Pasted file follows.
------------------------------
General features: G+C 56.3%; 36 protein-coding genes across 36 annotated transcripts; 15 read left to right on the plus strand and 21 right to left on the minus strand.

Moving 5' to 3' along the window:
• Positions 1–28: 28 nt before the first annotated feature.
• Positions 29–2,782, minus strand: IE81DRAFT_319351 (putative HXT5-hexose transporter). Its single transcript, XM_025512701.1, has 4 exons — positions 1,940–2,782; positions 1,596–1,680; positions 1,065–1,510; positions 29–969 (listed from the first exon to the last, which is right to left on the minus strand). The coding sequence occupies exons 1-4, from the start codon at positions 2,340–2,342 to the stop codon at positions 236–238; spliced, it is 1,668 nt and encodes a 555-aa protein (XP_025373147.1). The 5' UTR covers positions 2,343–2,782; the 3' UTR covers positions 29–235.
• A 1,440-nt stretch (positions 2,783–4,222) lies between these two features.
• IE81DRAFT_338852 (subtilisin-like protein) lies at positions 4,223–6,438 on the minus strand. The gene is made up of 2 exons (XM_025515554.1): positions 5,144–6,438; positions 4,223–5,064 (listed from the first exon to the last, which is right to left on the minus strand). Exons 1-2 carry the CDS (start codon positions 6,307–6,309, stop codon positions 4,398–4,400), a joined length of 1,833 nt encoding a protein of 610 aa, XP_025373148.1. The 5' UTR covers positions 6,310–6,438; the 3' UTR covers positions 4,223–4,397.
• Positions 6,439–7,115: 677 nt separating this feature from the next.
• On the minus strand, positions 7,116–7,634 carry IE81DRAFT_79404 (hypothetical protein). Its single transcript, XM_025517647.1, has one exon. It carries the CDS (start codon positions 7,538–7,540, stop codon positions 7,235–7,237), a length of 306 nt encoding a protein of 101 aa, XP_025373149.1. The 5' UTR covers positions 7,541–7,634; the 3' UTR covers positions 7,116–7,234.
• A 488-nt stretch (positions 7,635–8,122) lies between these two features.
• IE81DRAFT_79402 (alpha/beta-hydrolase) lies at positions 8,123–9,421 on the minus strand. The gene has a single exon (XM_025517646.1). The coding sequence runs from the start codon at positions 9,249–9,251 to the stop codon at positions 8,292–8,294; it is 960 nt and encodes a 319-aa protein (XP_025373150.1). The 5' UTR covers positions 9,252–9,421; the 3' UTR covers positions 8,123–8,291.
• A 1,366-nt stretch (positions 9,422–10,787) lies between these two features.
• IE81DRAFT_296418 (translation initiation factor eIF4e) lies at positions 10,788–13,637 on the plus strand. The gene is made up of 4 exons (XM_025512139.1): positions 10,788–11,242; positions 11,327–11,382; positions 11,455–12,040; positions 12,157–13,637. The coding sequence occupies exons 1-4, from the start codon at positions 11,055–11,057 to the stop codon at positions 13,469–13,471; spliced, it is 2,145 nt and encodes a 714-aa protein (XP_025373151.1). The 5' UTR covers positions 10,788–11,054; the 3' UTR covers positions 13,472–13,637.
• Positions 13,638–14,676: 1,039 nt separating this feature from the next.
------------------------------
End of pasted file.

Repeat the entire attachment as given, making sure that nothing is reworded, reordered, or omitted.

General features: G+C 56.3%; 36 protein-coding genes across 36 annotated transcripts; 15 read left to right on the plus strand and 21 right to left on the minus strand.

Moving 5' to 3' along the window:
• Positions 1–28: 28 nt before the first annotated feature.
• Positions 29–2,782, minus strand: IE81DRAFT_319351 (putative HXT5-hexose transporter). Its single transcript, XM_025512701.1, has 4 exons — positions 1,940–2,782; positions 1,596–1,680; positions 1,065–1,510; positions 29–969 (listed from the first exon to the last, which is right to left on the minus strand). The coding sequence occupies exons 1-4, from the start codon at positions 2,340–2,342 to the stop codon at positions 236–238; spliced, it is 1,668 nt and encodes a 555-aa protein (XP_025373147.1). The 5' UTR covers positions 2,343–2,782; the 3' UTR covers positions 29–235.
• A 1,440-nt stretch (positions 2,783–4,222) lies between these two features.
• IE81DRAFT_338852 (subtilisin-like protein) lies at positions 4,223–6,438 on the minus strand. The gene is made up of 2 exons (XM_025515554.1): positions 5,144–6,438; positions 4,223–5,064 (listed from the first exon to the last, which is right to left on the minus strand). Exons 1-2 carry the CDS (start codon positions 6,307–6,309, stop codon positions 4,398–4,400), a joined length of 1,833 nt encoding a protein of 610 aa, XP_025373148.1. The 5' UTR covers positions 6,310–6,438; the 3' UTR covers positions 4,223–4,397.
• Positions 6,439–7,115: 677 nt separating this feature from the next.
• On the minus strand, positions 7,116–7,634 carry IE81DRAFT_79404 (hypothetical protein). Its single transcript, XM_025517647.1, has one exon. It carries the CDS (start codon positions 7,538–7,540, stop codon positions 7,235–7,237), a length of 306 nt encoding a protein of 101 aa, XP_025373149.1. The 5' UTR covers positions 7,541–7,634; the 3' UTR covers positions 7,116–7,234.
• A 488-nt stretch (positions 7,635–8,122) lies between these two features.
• IE81DRAFT_79402 (alpha/beta-hydrolase) lies at positions 8,123–9,421 on the minus strand. The gene has a single exon (XM_025517646.1). The coding sequence runs from the start codon at positions 9,249–9,251 to the stop codon at positions 8,292–8,294; it is 960 nt and encodes a 319-aa protein (XP_025373150.1). The 5' UTR covers positions 9,252–9,421; the 3' UTR covers positions 8,123–8,291.
• A 1,366-nt stretch (positions 9,422–10,787) lies between these two features.
• IE81DRAFT_296418 (translation initiation factor eIF4e) lies at positions 10,788–13,637 on the plus strand. The gene is made up of 4 exons (XM_025512139.1): positions 10,788–11,242; positions 11,327–11,382; positions 11,455–12,040; positions 12,157–13,637. The coding sequence occupies exons 1-4, from the start codon at positions 11,055–11,057 to the stop codon at positions 13,469–13,471; spliced, it is 2,145 nt and encodes a 714-aa protein (XP_025373151.1). The 5' UTR covers positions 10,788–11,054; the 3' UTR covers positions 13,472–13,637.
• Positions 13,638–14,676: 1,039 nt separating this feature from the next.